In a research note titled “What ails the ETF king? A case of Vanguarditis” the analysis arm of Sanford C Bernstein, the Wall Street sell-side research firm, goes as far as to say iShares’ loss of ETF market share is suppressing its parent company’s share price.
“BlackRock shares have languished behind the market and every traditional asset manager peer since Barclays’ 18 May announcement that it would sell its $6.1bn ownership in BlackRock stock.
“Some say the $160 price of the Barclays’ offering is anchoring valuation and others cite an over-supply of the stock as investors continue to work off large allocations from the deal.
“But any discount of technical origin implies a buying opportunity that should ultimately dissipate. A fundamental explanation for the underperformance is wanting,” Bernstein Research explained.
It continued that commentary from CEO of BlackRock, Larry Fink, regarding a ‘plan’ to address the issue of its ongoing loss of the ETF market share to Vanguard had been followed by “conjecture about price cuts on profitable ETF products”.
Latest research from ETFGI, an independent ETF research firm run by ex-iShares Deborah Fuhr, showed Vanguard gathered the largest net inflows globally in May with $6.8bn and also in the year-to-date (May) with $28.6bn.
Meanwhile iShares only attracted $18.4bn in the year-to-date to May, although it also had a 42.2% share of the global ETF market at that stage, with Vanguard third in line behind SPDR’s 15.2% share with 13.9%.
In the US BlackRock’s market share as at May was 44.3%, compared with 20.2% for SPDR and 19.7% for Vanguard. ETFGI expects to update these figures with an August breakdown any day now.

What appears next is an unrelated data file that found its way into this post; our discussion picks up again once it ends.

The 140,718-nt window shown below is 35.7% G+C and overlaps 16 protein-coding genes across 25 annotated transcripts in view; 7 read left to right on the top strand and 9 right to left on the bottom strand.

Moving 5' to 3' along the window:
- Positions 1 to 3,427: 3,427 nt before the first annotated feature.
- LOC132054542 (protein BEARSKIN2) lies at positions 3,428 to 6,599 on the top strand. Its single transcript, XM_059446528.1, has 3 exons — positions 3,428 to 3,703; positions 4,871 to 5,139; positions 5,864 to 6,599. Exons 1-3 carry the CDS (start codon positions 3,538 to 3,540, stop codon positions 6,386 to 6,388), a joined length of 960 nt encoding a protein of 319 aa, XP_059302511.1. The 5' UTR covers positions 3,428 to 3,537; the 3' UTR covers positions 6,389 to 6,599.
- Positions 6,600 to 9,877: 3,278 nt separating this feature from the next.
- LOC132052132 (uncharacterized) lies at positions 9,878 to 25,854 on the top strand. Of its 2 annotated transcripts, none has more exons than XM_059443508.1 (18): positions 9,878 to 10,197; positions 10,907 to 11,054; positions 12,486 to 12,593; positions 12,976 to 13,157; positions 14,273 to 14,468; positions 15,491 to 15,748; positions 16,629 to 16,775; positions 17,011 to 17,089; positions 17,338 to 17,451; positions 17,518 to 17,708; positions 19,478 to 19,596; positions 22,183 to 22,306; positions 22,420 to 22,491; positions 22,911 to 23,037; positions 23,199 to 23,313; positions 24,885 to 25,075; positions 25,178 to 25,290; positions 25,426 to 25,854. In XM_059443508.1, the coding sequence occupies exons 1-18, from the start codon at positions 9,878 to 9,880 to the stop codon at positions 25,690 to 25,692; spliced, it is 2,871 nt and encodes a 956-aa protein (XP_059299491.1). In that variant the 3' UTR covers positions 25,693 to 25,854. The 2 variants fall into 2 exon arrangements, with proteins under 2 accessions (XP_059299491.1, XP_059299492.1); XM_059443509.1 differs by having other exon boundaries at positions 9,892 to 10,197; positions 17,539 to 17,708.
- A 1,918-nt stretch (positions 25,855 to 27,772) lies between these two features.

Even BlackRock’s own latest ETP landscape report showed how Vanguard has pulled ahead in some metrics. In the year-to-date (to July) Vanguard’s MSCI Emerging Markets ETF attracted $8.9bn in inflows, making it the top ranked ETP for YTD net new assets.
iShares’ own top selling ETP is its iBoxx $ Investment Grade Corporate Bond Fund which attracted $5.1bn in net new assets in the seven months to the end of July.
Extent of the loss
“To be fair, it is ambiguous how much of the share shift to Vanguard is due to bona fide competition versus rising ETF demand in the direct retail channel where Vanguard has formidable distribution,” the note said.
But there are indications the firm has also lost institutional share in some key products, Bernstein added.
Despite this it does not expect price cuts across BlackRock’s ETF range, as it has not been proven that pricing is the ultimate consideration for investors.
“We expect BlackRock’s management to be thoughtful, rational and targeted with any revisions to its pricing strategy. We estimate an absolute worst case 12% earnings per share hit, under the very drastic assumption that BlackRock matches Vanguard fees in all major substitutable ETFs. We estimate a 3-7% EPS hit in a more realistic case where fees for select ETFs are reduced and modest cost leverage is achieved.”